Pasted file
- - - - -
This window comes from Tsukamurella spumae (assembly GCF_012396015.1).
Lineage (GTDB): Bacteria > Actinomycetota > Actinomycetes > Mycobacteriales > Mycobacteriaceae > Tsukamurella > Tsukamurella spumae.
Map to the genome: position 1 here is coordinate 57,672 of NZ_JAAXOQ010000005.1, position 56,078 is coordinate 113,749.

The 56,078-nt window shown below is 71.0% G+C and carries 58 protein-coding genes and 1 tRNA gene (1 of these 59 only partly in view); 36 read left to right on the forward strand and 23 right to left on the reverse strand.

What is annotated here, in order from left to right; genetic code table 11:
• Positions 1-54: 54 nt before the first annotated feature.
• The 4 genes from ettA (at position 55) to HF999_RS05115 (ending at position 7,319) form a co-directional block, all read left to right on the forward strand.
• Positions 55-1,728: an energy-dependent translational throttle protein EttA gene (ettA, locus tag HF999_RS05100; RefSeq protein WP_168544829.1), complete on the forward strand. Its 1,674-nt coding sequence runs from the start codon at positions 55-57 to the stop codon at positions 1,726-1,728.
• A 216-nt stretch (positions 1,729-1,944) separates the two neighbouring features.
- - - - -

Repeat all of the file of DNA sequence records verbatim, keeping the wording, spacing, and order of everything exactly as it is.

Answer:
This window comes from Tsukamurella spumae (assembly GCF_012396015.1).
Lineage (GTDB): Bacteria > Actinomycetota > Actinomycetes > Mycobacteriales > Mycobacteriaceae > Tsukamurella > Tsukamurella spumae.
Map to the genome: position 1 here is coordinate 57,672 of NZ_JAAXOQ010000005.1, position 56,078 is coordinate 113,749.

The 56,078-nt window shown below is 71.0% G+C and carries 58 protein-coding genes and 1 tRNA gene (1 of these 59 only partly in view); 36 read left to right on the forward strand and 23 right to left on the reverse strand.

What is annotated here, in order from left to right; genetic code table 11:
• Positions 1-54: 54 nt before the first annotated feature.
• The 4 genes from ettA (at position 55) to HF999_RS05115 (ending at position 7,319) form a co-directional block, all read left to right on the forward strand.
• Positions 55-1,728: an energy-dependent translational throttle protein EttA gene (ettA, locus tag HF999_RS05100; RefSeq protein WP_168544829.1), complete on the forward strand. Its 1,674-nt coding sequence runs from the start codon at positions 55-57 to the stop codon at positions 1,726-1,728.
• A 216-nt stretch (positions 1,729-1,944) separates the two neighbouring features.